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Cystitis and thrush can become more common as women approach the menopause. So what do you need to know about their symptoms and treatments?

This article was included in issue 72 (spring 2017) of The Menopause Exchange newsletter.

The medical term ‘cystitis’ refers to a variety of symptoms you may experience when you have a ‘bladder infection’ or urinary tract infection. You may be aware of pain when passing urine (called ‘dysuria’) or of low abdominal (tummy) pain afterwards. Your urine is unusually smelly and cloudy. You may also have an urge to pass urine frequently and with little warning (‘urgency’), often passing only small amounts at a time, and then feeling almost immediately that you need to go again. Often, women with cystitis must get up at night to pass urine (‘nocturia’) and, if the infection is severe, they pass blood in their urine (‘haematuria’).

Your urine is naturally sterile, but the passage of bacteria from your outside skin up your urethra (tube from your vagina to your bladder) can occur, allowing bacteria to multiply in your urine. Your bladder is essentially a bag of muscle. Urinary tract infections cause inflammation and irritation of the lining of your bladder. This causes your bladder muscles to spasm, which is why you feel the frequency and urgency, and sometimes incontinence, with a urinary tract infection. If your bladder lining is very inflamed, the tiny blood vessels break, giving rise to blood-stained urine.

Diagnosing a urinary tract infection is usually relatively easy for a GP or nurse, based on you having at least three of the six symptoms mentioned in the section above. Dipping your urine with a special stick designed to pick up the presence of white blood cells (which indicate an infection) can help to confirm the diagnosis. However, dipstick tests aren’t accurate in older women, especially those over 75, when bacteria in the bladder is a common finding without the urine being infected. In older women, it’s much better to send a sample off to be looked at under the microscope and for ‘culture’, which means trying to grow a sample of bacteria in the lab, to check precisely which bacteria are causing the infection, if there is one.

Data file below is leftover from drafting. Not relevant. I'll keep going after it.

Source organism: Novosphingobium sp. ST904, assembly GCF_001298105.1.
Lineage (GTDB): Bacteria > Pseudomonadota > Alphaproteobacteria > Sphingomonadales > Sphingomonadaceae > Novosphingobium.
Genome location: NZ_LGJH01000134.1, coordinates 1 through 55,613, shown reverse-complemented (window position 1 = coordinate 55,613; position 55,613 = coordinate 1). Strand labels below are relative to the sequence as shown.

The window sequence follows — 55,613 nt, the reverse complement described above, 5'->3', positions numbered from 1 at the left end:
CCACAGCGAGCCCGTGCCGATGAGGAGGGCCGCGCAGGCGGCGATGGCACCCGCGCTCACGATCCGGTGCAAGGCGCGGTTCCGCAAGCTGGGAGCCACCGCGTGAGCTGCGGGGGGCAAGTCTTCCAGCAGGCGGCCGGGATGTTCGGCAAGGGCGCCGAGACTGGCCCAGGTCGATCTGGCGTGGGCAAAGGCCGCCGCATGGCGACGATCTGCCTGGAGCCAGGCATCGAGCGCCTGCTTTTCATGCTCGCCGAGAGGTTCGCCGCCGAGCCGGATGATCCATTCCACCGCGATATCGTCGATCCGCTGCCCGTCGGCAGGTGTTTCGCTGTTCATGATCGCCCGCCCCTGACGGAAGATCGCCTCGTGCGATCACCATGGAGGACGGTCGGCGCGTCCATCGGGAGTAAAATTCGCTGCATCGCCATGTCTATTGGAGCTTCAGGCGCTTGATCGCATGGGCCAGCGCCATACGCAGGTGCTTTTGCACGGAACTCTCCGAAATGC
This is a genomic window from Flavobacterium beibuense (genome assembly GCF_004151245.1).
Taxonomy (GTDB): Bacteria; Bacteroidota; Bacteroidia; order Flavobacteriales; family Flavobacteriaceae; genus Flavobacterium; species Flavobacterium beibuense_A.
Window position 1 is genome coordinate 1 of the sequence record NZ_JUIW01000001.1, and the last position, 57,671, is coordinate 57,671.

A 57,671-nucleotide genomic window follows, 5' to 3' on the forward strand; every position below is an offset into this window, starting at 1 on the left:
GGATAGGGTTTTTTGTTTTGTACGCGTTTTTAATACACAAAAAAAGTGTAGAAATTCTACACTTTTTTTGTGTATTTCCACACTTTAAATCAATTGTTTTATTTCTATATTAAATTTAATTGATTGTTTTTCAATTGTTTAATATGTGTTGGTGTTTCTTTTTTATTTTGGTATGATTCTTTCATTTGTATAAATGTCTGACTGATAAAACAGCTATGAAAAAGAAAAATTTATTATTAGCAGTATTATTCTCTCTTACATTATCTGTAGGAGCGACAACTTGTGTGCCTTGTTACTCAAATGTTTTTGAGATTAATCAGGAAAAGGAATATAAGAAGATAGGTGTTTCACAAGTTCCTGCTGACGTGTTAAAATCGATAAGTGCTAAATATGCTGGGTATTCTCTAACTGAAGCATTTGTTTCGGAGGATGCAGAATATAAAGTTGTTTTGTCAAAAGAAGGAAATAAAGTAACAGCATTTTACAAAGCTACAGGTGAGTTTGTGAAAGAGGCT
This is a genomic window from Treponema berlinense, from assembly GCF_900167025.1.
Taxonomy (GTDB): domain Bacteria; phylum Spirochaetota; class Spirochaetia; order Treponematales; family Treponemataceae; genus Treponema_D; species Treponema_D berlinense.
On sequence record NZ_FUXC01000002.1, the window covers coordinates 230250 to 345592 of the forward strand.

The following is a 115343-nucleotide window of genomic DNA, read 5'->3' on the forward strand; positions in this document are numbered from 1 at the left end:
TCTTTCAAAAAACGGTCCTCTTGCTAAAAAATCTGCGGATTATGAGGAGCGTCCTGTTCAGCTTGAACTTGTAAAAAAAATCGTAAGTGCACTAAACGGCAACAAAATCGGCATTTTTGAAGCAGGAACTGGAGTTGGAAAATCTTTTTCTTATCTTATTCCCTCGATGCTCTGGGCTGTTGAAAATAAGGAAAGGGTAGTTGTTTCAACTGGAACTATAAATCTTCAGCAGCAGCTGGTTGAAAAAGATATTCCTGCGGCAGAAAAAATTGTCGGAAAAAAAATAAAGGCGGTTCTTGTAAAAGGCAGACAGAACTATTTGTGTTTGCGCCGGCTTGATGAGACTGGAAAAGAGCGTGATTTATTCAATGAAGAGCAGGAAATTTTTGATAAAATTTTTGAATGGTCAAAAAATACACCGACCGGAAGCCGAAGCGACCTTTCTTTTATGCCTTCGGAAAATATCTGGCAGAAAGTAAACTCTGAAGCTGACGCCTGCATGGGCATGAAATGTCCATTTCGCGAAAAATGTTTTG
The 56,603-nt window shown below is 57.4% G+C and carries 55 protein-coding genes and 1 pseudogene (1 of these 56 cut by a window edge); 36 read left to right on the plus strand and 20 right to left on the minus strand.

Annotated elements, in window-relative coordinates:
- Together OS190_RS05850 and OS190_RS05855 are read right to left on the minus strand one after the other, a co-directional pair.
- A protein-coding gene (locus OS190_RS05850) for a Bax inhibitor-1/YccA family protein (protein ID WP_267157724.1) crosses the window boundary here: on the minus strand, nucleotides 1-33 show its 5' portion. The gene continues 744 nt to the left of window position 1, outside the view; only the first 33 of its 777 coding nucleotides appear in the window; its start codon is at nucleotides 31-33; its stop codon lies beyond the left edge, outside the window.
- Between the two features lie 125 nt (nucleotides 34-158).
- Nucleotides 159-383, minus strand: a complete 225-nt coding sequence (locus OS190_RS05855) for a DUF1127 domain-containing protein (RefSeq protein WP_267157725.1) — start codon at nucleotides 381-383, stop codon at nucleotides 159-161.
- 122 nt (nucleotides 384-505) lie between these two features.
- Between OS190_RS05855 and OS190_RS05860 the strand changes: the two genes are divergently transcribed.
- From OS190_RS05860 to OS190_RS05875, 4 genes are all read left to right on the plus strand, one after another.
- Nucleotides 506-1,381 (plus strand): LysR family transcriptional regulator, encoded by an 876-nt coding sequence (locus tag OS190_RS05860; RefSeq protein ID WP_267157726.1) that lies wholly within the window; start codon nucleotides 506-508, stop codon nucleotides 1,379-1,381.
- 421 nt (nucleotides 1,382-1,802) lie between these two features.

Preventing urinary tract infections can be a straightforward process. Drink plenty of fluids (NOT fizzy drinks or caffeinated tea/coffee) during the day and always wipe yourself from front to back after going to the toilet – the most common bacteria causing urine infections are from the E. coli group, which live in your bowel. Lots of sex can irritate your urethra, hence the term ‘honeymoon cystitis’; it can help to empty your bladder before and after intercourse. During and after the menopause, you produce less vaginal lubrication, which acts as a natural antibacterial. This means that the tissues surrounding your urethra become less elastic, allowing for more damage to your skin during sex. Using an oestrogen cream or pessary (e.g. ‘Vagifem’, which is available on prescription), or non-hormonal lubricants (such as ‘Replens’, which is available over the counter from pharmacies AND on prescription) can help prevent cystitis. Avoid wearing scented panty liners or using bubble baths as this helps to maintain your body’s natural pH (acid) balance.